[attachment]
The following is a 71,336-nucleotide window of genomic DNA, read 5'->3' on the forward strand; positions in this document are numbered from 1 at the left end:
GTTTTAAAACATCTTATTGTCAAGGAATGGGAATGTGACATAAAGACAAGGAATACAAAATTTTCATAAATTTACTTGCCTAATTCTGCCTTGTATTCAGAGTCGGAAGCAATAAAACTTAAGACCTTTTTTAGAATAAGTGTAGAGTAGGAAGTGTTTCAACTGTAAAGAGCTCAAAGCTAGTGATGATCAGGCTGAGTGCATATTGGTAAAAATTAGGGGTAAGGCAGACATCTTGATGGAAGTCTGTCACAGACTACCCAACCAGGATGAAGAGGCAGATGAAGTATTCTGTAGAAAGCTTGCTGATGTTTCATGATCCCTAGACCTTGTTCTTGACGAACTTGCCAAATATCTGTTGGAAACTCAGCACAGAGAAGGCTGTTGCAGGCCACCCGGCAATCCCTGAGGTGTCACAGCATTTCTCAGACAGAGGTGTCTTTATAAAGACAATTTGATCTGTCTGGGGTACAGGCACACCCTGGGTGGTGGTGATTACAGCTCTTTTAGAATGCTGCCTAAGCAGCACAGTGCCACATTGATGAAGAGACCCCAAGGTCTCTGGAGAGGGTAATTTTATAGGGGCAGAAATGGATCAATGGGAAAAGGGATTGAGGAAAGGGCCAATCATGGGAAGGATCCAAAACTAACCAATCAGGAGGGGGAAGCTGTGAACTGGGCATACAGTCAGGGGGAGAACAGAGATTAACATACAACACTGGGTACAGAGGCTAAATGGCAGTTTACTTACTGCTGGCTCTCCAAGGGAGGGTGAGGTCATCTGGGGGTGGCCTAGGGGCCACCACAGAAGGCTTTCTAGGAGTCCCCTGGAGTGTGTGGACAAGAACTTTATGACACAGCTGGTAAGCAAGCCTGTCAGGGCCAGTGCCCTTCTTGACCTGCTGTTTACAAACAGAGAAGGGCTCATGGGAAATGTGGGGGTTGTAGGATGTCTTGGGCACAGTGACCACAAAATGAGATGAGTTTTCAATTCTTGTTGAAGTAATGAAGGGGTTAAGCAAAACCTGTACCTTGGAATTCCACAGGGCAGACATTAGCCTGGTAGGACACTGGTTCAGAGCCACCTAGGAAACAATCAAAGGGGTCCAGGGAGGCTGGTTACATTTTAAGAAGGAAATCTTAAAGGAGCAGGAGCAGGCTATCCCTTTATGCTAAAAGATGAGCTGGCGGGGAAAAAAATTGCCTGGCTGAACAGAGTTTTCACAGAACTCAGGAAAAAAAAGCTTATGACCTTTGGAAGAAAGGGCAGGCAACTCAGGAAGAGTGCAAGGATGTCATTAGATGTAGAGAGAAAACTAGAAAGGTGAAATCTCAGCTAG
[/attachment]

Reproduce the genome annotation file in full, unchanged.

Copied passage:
The following is a 71,336-nucleotide window of genomic DNA, read 5'->3' on the forward strand; positions in this document are numbered from 1 at the left end:
GTTTTAAAACATCTTATTGTCAAGGAATGGGAATGTGACATAAAGACAAGGAATACAAAATTTTCATAAATTTACTTGCCTAATTCTGCCTTGTATTCAGAGTCGGAAGCAATAAAACTTAAGACCTTTTTTAGAATAAGTGTAGAGTAGGAAGTGTTTCAACTGTAAAGAGCTCAAAGCTAGTGATGATCAGGCTGAGTGCATATTGGTAAAAATTAGGGGTAAGGCAGACATCTTGATGGAAGTCTGTCACAGACTACCCAACCAGGATGAAGAGGCAGATGAAGTATTCTGTAGAAAGCTTGCTGATGTTTCATGATCCCTAGACCTTGTTCTTGACGAACTTGCCAAATATCTGTTGGAAACTCAGCACAGAGAAGGCTGTTGCAGGCCACCCGGCAATCCCTGAGGTGTCACAGCATTTCTCAGACAGAGGTGTCTTTATAAAGACAATTTGATCTGTCTGGGGTACAGGCACACCCTGGGTGGTGGTGATTACAGCTCTTTTAGAATGCTGCCTAAGCAGCACAGTGCCACATTGATGAAGAGACCCCAAGGTCTCTGGAGAGGGTAATTTTATAGGGGCAGAAATGGATCAATGGGAAAAGGGATTGAGGAAAGGGCCAATCATGGGAAGGATCCAAAACTAACCAATCAGGAGGGGGAAGCTGTGAACTGGGCATACAGTCAGGGGGAGAACAGAGATTAACATACAACACTGGGTACAGAGGCTAAATGGCAGTTTACTTACTGCTGGCTCTCCAAGGGAGGGTGAGGTCATCTGGGGGTGGCCTAGGGGCCACCACAGAAGGCTTTCTAGGAGTCCCCTGGAGTGTGTGGACAAGAACTTTATGACACAGCTGGTAAGCAAGCCTGTCAGGGCCAGTGCCCTTCTTGACCTGCTGTTTACAAACAGAGAAGGGCTCATGGGAAATGTGGGGGTTGTAGGATGTCTTGGGCACAGTGACCACAAAATGAGATGAGTTTTCAATTCTTGTTGAAGTAATGAAGGGGTTAAGCAAAACCTGTACCTTGGAATTCCACAGGGCAGACATTAGCCTGGTAGGACACTGGTTCAGAGCCACCTAGGAAACAATCAAAGGGGTCCAGGGAGGCTGGTTACATTTTAAGAAGGAAATCTTAAAGGAGCAGGAGCAGGCTATCCCTTTATGCTAAAAGATGAGCTGGCGGGGAAAAAAATTGCCTGGCTGAACAGAGTTTTCACAGAACTCAGGAAAAAAAAGCTTATGACCTTTGGAAGAAAGGGCAGGCAACTCAGGAAGAGTGCAAGGATGTCATTAGATGTAGAGAGAAAACTAGAAAGGTGAAATCTCAGCTAG